상세 정보

underline
Metadata Downloads : dc(xml) or Excel
Cited 0 time in scopus ci

Title 

Investigation of possible gene transfer to soil microorganisms for environmental risk assessment of genetically modified organisms

Authors 

Young Tae KimByoung Keun ParkEui Il HwangNam Hui YimNa Rae KimTae Hoon KangSang-Han LeeSung Uk Kim

Publisher 

The Korean Society for Applied Microbiology

Issue Date 

2004

Citation 

Journal of Microbiology and Biotechnology, vol. 14, no. 3, pp. 498-502

Keywords 

antibiotic-resistant geneenvironmental risk assessmentgene transfergenetically modified organismssmall-scale soil-core devicesoil bacteriaenvironmental monitoringgenetic driftrisk assessmentsoil microflora

Abstract 

The current study was conducted to monitor the possibility of the gene transfer among soil bacteria, including the effect of drift due to rain and surface water, in relation to the release of genetically modified organisms into the environment. Four types of bacteria, each with a distinct antibiotic marker, kanamycin-resistant P. fluorescens, rifampicin-resistant P. putida, chloramphenicol-resistant B. subtilis, and spectinomycin-resistant B. subtilis, were plated using a small-scale soil-core device designed to track drifting microorganisms. After three weeks of culture in the device, no Pseudomonas colonies resistant to both kanamycin and fifampicin were found. Likewise, no Bacillus colonies resistant to both chloramphenicol and spectinomycin were found. The gene transfer from glyphosate-tolerant soybeans to soil bacteria, including Rhizobium spp. as a symbiotic bacteria, was examined by hybridization using the DNA extracted from soil taken from pots, in which glyphosate-tolerant soybeans had been growing for 6 months. The results showed that 35S, T-nos, and EPSPS were observed in the positive control, but not in the DNA extracted, from the soilborne microorganisms. In addition, no transgenes, such as the 35S promoter, T-nos, and EPSPS introduced into the GMO soybeans were detected in soilborne bacteria, Rhizobium leguminosarum, thereby strongly rejecting the possibility of gene transfer from the GMO soybeans to the bacterium.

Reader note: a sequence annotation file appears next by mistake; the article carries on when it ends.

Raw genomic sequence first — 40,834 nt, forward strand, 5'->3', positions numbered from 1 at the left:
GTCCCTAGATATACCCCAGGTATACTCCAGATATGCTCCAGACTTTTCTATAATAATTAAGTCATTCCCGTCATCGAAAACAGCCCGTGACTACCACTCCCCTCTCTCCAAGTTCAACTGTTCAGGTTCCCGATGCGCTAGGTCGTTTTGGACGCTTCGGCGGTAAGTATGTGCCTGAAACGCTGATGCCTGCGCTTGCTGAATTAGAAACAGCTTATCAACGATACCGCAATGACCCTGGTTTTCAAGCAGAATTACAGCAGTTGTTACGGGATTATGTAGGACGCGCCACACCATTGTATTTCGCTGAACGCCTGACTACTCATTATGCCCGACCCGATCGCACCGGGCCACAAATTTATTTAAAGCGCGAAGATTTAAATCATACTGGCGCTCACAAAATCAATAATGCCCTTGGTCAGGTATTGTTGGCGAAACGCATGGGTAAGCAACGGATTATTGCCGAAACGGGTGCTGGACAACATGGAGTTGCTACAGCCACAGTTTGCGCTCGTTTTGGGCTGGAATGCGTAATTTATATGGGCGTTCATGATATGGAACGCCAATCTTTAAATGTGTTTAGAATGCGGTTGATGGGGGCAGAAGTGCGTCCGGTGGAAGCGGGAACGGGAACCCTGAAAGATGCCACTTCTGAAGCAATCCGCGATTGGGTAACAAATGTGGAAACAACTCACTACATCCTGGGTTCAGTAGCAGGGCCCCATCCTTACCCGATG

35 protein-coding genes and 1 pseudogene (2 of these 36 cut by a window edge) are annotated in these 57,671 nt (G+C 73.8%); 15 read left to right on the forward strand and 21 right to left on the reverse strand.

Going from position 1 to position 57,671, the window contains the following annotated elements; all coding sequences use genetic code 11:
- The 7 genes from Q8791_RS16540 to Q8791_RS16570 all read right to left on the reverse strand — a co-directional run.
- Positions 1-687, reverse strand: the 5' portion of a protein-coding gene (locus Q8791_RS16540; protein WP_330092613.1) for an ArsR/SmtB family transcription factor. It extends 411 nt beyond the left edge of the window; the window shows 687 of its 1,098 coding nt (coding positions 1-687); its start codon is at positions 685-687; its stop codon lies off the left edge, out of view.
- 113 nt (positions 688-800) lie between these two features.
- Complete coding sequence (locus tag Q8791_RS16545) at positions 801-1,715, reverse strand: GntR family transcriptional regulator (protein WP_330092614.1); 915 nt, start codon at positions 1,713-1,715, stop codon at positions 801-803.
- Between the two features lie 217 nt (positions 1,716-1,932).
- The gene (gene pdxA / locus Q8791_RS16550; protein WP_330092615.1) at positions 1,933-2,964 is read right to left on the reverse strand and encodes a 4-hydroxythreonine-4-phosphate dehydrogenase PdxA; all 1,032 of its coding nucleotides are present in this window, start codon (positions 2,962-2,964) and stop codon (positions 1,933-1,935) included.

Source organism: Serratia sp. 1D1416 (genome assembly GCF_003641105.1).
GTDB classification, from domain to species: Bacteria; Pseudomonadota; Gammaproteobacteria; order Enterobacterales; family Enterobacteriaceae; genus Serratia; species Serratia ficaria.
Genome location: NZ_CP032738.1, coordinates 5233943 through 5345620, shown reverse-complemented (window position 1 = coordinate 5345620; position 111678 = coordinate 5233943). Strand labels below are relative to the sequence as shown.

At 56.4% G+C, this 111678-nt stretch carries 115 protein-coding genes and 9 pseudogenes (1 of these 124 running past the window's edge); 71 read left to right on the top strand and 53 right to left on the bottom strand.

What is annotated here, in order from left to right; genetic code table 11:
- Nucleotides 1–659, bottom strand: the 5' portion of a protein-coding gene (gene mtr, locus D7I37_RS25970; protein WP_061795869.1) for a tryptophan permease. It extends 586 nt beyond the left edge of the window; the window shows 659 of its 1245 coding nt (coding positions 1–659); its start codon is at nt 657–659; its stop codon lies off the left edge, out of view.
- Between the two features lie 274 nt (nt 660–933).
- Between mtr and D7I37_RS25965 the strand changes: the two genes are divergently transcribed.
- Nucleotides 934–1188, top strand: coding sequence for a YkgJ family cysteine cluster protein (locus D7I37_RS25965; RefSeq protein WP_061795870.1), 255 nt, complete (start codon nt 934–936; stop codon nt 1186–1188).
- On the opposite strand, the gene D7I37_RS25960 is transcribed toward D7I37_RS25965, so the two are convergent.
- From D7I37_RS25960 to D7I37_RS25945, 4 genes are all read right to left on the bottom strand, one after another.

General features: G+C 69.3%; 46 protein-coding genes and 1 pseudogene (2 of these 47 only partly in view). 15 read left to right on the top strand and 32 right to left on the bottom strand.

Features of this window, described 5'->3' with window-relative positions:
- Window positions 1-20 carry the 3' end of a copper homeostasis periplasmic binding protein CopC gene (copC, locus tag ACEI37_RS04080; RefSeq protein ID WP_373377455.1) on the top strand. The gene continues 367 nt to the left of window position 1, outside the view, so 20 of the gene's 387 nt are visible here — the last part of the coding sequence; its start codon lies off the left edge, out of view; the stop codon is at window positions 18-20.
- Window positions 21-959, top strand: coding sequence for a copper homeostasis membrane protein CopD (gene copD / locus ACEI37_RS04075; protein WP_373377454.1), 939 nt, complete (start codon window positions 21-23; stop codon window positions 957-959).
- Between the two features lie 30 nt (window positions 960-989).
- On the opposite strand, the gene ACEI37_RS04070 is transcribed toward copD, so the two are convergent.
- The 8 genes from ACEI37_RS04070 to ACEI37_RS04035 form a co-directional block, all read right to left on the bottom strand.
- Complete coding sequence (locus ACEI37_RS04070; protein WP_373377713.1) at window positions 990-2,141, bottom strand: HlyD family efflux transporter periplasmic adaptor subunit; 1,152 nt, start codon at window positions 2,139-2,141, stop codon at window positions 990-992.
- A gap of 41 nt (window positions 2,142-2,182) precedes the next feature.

ISSN 

1017-7825

Appears in Collections

1. Journal Articles > Journal Articles

Registered Date

2019-05-02


There are no files associated with this item.
qrcode

FusionCharts.
DSpace Software Coptright(c) 2010 MIT and Hewleft-Packard  /  KRIBB-REPOSITORY ( Email:jakim@kribb.re.kr)